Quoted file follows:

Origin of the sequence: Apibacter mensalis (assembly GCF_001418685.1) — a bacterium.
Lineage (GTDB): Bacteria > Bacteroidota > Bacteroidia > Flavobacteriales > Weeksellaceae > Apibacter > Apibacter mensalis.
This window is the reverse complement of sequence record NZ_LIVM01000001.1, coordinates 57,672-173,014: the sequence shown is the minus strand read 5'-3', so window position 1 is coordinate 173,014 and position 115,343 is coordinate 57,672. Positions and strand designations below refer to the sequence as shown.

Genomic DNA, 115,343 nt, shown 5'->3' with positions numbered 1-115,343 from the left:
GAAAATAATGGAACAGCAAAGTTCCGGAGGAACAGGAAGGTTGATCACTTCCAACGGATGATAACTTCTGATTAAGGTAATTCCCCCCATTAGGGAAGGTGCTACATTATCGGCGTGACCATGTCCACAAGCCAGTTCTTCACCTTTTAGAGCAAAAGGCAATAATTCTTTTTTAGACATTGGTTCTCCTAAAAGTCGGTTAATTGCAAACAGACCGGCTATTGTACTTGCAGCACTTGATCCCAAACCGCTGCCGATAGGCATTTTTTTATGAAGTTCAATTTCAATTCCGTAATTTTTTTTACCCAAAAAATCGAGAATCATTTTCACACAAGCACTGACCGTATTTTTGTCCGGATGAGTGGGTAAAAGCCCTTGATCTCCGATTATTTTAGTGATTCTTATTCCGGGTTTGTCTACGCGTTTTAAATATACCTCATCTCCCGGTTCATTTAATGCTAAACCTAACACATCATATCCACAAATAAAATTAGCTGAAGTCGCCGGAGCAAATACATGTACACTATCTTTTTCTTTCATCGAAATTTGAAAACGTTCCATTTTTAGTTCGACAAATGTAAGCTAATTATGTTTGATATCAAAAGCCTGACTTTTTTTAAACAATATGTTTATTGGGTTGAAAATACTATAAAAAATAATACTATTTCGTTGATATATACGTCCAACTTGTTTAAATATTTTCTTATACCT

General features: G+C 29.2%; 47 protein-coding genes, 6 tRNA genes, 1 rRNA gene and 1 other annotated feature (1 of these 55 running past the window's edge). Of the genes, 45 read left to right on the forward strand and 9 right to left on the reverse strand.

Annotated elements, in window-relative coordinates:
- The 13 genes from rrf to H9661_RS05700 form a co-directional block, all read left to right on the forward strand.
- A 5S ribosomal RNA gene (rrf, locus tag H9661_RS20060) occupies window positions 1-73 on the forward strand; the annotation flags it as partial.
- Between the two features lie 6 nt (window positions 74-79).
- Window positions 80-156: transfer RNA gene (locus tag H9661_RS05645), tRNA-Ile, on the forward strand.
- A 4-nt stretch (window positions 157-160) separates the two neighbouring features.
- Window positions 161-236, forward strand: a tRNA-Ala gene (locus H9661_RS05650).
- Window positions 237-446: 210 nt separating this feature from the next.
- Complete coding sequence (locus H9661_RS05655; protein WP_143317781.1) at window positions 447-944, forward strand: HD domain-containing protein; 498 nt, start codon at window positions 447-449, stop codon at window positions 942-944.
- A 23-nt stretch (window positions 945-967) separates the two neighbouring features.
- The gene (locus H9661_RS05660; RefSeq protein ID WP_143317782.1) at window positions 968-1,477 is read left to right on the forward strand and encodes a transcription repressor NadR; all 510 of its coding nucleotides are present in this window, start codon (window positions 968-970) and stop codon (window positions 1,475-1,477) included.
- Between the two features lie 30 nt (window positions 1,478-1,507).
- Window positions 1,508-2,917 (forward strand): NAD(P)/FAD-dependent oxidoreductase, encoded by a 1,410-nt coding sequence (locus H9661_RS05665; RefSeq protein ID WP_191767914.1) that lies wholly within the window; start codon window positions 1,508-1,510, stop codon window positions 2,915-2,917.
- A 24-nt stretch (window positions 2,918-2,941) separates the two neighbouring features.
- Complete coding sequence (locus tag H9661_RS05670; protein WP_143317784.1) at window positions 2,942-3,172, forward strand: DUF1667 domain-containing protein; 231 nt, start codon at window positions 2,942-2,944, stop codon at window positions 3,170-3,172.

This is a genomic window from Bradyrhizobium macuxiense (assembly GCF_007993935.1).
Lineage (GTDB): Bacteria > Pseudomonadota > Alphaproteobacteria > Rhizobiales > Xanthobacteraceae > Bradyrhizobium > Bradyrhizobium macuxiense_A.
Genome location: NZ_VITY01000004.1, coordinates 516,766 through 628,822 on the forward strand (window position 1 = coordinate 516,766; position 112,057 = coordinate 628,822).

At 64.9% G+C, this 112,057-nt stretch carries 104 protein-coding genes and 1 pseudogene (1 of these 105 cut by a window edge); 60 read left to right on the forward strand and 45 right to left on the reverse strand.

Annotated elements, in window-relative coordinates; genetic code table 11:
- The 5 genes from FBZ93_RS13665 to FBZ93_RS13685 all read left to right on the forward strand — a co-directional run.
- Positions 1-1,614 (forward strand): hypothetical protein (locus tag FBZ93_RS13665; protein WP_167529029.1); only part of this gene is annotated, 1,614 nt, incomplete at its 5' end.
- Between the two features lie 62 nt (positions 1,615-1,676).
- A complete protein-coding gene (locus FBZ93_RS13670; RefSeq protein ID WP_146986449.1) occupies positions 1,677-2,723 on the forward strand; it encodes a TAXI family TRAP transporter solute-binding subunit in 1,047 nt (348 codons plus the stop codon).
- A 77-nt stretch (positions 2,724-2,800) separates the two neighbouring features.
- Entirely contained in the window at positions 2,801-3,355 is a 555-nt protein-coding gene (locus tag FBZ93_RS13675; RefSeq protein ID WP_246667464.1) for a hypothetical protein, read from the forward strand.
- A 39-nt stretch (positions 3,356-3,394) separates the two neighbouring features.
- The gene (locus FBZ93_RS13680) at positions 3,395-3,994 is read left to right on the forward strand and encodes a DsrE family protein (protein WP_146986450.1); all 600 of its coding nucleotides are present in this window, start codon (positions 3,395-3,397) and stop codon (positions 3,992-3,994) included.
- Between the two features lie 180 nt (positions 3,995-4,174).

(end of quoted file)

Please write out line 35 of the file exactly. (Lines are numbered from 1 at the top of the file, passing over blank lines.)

- Between the two features lie 180 nt (positions 3,995-4,174).